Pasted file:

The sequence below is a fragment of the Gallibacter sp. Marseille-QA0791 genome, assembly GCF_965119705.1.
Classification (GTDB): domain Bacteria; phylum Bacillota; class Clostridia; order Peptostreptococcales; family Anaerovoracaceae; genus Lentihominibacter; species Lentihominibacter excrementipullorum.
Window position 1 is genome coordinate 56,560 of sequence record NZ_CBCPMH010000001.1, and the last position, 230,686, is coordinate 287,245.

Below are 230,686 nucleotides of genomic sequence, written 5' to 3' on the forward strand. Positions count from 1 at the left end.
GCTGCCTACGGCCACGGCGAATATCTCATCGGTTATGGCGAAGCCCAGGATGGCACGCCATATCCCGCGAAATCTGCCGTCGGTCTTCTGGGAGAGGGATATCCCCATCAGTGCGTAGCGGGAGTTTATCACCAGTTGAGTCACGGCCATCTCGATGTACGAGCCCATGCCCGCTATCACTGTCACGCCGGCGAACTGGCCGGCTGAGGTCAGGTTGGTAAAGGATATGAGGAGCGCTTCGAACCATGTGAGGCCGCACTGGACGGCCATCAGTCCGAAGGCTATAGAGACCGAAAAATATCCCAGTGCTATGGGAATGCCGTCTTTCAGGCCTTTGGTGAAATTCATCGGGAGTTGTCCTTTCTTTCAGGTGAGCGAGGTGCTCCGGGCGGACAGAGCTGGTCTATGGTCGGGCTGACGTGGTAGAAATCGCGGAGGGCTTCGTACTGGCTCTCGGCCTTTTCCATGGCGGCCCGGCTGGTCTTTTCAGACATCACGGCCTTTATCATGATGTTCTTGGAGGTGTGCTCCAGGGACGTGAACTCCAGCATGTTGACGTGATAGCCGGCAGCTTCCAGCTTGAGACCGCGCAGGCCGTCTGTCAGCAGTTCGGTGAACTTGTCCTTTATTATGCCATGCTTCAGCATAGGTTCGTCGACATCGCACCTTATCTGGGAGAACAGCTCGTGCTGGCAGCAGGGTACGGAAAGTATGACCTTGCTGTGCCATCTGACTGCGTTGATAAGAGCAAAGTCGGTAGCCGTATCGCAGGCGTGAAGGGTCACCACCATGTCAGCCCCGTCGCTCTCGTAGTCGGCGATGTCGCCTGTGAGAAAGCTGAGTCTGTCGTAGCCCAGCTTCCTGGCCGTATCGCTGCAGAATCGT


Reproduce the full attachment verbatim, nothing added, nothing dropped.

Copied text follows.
The sequence below is a fragment of the Gallibacter sp. Marseille-QA0791 genome, assembly GCF_965119705.1.
Classification (GTDB): domain Bacteria; phylum Bacillota; class Clostridia; order Peptostreptococcales; family Anaerovoracaceae; genus Lentihominibacter; species Lentihominibacter excrementipullorum.
Window position 1 is genome coordinate 56,560 of sequence record NZ_CBCPMH010000001.1, and the last position, 230,686, is coordinate 287,245.

Below are 230,686 nucleotides of genomic sequence, written 5' to 3' on the forward strand. Positions count from 1 at the left end.
GCTGCCTACGGCCACGGCGAATATCTCATCGGTTATGGCGAAGCCCAGGATGGCACGCCATATCCCGCGAAATCTGCCGTCGGTCTTCTGGGAGAGGGATATCCCCATCAGTGCGTAGCGGGAGTTTATCACCAGTTGAGTCACGGCCATCTCGATGTACGAGCCCATGCCCGCTATCACTGTCACGCCGGCGAACTGGCCGGCTGAGGTCAGGTTGGTAAAGGATATGAGGAGCGCTTCGAACCATGTGAGGCCGCACTGGACGGCCATCAGTCCGAAGGCTATAGAGACCGAAAAATATCCCAGTGCTATGGGAATGCCGTCTTTCAGGCCTTTGGTGAAATTCATCGGGAGTTGTCCTTTCTTTCAGGTGAGCGAGGTGCTCCGGGCGGACAGAGCTGGTCTATGGTCGGGCTGACGTGGTAGAAATCGCGGAGGGCTTCGTACTGGCTCTCGGCCTTTTCCATGGCGGCCCGGCTGGTCTTTTCAGACATCACGGCCTTTATCATGATGTTCTTGGAGGTGTGCTCCAGGGACGTGAACTCCAGCATGTTGACGTGATAGCCGGCAGCTTCCAGCTTGAGACCGCGCAGGCCGTCTGTCAGCAGTTCGGTGAACTTGTCCTTTATTATGCCATGCTTCAGCATAGGTTCGTCGACATCGCACCTTATCTGGGAGAACAGCTCGTGCTGGCAGCAGGGTACGGAAAGTATGACCTTGCTGTGCCATCTGACTGCGTTGATAAGAGCAAAGTCGGTAGCCGTATCGCAGGCGTGAAGGGTCACCACCATGTCAGCCCCGTCGCTCTCGTAGTCGGCGATGTCGCCTGTGAGAAAGCTGAGTCTGTCGTAGCCCAGCTTCCTGGCCGTATCGCTGCAGAATCGT